A Sikh man confused as terrorist in the US

A Sikh man confused as terrorist in the US pardesi news 1475046376

In a case of alleged racial profiling in the US, police surrounded a Sikh man carrying a 'kirpan' after reportedly getting calls about an apparent Muslim walking free in the vicinity.

There’s nothing new about Sikhs being the targets of violence and intimidation in the United States. Recently, a Sikh man named as Harpreet Singh Khalsa, 33, was confused as a ‘Muslim with a sword’ in the US. The police encircled him and he went through racial profiling. The incident happened in the Northampton County, Pennsylvania, the US.

According to police, they received several calls about a deceptive Muslim man walking around the Bethlehem Square Shopping Center with a large knife or ‘sword’. Amid the swirl of misinformation, Police surrounded this Sikh man as he was carrying a kirpan.  According to Harpreet Singh Khalsa, he was visiting from Maryland. He said he was wearing a kirpan which is one of the five articles of the Sikh faith. He was very scared as he was surrounded by several police officials and was asked to surrender by keeping his hands on his head and was embarrassed, humiliated, and ashamed. It was a fear-driven racism for him.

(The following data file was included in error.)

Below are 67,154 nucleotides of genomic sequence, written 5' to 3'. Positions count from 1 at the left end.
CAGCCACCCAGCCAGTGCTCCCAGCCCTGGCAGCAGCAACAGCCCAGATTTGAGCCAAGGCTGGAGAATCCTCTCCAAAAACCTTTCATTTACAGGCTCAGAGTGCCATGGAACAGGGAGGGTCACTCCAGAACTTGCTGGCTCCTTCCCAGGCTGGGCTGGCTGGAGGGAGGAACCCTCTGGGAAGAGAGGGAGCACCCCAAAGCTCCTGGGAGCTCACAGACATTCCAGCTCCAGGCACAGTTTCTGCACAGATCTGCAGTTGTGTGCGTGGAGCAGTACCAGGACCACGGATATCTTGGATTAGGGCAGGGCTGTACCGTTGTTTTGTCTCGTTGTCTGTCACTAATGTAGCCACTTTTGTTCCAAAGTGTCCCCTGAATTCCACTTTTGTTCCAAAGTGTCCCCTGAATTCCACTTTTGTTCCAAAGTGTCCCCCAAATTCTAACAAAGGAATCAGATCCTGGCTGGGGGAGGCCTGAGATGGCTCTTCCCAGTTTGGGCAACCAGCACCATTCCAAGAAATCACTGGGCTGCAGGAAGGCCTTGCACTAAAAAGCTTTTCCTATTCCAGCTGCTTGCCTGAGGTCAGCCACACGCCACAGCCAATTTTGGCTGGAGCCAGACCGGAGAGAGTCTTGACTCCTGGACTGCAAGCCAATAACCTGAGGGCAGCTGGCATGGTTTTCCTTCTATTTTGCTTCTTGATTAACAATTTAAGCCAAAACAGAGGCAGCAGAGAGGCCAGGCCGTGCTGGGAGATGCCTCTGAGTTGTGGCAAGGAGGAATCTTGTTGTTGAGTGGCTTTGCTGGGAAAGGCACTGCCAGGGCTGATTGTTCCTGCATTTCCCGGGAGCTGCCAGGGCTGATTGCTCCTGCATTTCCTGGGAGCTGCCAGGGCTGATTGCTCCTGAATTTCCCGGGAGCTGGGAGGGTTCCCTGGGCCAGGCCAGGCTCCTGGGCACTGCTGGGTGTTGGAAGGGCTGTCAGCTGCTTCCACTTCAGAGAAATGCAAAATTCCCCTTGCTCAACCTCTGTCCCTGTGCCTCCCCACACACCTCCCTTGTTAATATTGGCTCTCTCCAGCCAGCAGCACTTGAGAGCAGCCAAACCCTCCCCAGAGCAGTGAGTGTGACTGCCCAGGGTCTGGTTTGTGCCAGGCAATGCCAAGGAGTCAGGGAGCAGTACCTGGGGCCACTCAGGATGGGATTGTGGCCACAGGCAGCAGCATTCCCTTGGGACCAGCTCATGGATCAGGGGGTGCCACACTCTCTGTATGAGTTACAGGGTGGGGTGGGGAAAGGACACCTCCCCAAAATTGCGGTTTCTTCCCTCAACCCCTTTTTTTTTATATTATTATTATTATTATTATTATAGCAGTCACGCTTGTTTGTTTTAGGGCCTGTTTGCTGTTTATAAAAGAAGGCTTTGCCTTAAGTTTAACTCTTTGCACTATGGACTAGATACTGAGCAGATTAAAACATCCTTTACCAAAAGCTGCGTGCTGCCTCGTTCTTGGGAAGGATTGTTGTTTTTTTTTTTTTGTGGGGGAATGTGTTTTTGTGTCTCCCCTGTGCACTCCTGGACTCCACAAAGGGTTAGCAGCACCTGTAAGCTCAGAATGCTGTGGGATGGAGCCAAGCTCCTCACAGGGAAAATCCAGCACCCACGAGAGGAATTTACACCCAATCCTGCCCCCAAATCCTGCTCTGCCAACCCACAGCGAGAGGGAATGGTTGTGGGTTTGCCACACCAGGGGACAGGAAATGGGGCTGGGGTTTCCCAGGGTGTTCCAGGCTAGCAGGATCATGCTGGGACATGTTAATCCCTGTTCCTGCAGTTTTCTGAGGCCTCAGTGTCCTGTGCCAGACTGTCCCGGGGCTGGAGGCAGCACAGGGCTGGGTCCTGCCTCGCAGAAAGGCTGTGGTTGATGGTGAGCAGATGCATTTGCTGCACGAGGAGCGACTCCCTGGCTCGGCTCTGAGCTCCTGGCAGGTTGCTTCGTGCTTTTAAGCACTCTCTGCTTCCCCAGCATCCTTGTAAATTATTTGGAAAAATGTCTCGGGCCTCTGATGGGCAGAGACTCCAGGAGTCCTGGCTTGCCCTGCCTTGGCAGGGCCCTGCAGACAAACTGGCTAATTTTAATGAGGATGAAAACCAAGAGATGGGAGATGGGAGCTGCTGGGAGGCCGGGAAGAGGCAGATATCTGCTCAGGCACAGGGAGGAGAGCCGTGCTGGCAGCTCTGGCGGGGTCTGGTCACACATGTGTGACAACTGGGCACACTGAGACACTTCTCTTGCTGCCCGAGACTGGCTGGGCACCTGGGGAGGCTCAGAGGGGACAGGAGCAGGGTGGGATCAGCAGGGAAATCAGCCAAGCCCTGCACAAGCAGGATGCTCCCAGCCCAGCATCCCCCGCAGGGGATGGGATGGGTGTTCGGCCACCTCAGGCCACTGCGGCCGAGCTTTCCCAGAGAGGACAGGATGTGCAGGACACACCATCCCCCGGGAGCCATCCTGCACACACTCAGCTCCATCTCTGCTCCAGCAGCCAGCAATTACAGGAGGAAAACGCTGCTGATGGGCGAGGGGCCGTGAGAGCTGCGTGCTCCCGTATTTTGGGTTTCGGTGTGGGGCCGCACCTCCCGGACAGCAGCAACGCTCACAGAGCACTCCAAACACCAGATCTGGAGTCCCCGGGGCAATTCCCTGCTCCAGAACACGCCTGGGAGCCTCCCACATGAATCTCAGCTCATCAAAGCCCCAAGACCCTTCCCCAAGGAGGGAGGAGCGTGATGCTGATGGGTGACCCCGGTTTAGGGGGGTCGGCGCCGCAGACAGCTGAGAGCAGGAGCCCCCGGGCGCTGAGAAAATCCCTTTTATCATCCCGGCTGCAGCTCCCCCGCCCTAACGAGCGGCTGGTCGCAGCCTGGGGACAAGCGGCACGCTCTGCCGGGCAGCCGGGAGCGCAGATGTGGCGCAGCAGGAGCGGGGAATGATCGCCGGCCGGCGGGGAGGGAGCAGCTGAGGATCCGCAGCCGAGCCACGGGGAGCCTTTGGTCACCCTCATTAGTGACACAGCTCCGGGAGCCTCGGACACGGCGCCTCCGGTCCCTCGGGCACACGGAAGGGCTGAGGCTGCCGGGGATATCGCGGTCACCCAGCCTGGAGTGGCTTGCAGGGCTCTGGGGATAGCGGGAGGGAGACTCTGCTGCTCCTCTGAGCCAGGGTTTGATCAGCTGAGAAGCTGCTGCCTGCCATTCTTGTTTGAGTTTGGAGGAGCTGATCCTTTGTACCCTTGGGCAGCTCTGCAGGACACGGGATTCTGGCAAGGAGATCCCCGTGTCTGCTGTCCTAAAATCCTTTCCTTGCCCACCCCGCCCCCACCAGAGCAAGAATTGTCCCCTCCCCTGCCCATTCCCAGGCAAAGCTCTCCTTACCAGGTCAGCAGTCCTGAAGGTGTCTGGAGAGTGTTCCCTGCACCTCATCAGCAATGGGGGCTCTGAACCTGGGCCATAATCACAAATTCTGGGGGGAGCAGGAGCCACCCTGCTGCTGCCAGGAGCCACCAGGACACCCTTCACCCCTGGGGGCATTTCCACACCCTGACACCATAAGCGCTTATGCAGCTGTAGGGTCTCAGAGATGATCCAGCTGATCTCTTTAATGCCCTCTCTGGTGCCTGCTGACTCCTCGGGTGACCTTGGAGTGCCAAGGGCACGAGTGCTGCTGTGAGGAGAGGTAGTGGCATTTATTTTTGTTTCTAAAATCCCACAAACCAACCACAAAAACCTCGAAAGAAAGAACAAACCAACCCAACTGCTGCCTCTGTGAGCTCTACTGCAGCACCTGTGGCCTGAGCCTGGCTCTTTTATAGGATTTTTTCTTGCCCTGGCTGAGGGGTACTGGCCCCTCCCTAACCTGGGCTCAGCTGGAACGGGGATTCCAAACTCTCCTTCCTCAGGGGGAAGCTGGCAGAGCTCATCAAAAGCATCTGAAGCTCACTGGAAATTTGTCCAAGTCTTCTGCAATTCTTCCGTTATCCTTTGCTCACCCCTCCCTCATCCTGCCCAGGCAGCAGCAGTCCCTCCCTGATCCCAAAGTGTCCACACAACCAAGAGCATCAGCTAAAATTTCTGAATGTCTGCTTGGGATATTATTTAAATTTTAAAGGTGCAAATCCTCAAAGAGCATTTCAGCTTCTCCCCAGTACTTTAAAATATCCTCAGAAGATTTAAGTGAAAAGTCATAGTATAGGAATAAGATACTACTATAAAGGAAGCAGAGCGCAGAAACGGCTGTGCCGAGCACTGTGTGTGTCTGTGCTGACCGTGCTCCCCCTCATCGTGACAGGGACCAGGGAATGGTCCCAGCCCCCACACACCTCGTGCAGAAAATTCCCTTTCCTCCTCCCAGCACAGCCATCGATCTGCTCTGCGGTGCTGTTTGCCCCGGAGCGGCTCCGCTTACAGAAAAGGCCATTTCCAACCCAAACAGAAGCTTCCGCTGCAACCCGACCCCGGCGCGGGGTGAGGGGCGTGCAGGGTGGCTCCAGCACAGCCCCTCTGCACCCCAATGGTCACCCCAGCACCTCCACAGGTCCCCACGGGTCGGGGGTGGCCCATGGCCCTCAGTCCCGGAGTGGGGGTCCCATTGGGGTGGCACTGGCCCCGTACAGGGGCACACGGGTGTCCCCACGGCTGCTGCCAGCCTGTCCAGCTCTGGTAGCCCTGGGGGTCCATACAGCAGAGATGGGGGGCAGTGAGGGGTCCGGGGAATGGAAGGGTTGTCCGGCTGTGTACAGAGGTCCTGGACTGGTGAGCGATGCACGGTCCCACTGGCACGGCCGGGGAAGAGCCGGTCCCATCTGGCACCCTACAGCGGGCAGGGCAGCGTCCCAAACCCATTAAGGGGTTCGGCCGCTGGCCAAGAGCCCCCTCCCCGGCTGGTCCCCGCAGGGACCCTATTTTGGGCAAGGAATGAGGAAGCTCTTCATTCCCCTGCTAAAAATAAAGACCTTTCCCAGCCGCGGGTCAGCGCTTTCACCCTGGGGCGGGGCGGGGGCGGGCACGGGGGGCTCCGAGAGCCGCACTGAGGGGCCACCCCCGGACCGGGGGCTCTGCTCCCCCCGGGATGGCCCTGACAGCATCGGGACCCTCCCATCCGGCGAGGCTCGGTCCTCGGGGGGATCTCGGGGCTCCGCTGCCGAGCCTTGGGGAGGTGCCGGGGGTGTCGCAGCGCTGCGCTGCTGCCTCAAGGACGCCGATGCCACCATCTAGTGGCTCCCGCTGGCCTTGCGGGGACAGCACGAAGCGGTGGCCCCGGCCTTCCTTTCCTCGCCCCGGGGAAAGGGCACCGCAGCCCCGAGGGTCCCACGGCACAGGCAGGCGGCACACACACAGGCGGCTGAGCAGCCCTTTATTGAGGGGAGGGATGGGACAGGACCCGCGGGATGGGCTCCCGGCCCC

The city police specified that those who had informed about this had showed their concerns and had done the right thing. Due to recent attacks in New York and Minnesota, officers are on higher alert and it is good to check it out.

Khalsa was not charged and his kirpan was returned to him. He had no plans to come back to the Lehigh valley as he was humiliated and called as ‘un-American’. Hate violence intensified in the months after the Sept. 11, 2001, terrorist attacks, when a wave of anti-Islamic sentiment washed over the country, leading some to confuse the long beards and turbans worn by many Sikh men as a representation of Islam. Others viewed it simply as an opportunity to attack individuals they perceived as being ‘un-American’. According to the Sikh Coalition, there were over 300 cases of violence and discrimination against U.S. Sikhs in the first month after the 2001 attacks.

A new campaign is promoting awareness about Sikhs, trying to distance the religious group from an association with terrorism, but recent incidents show that there is indeed a long way to go. 

About the author

Patrick Callahan

Pardesi News Reporter

Pardesi News Reporter

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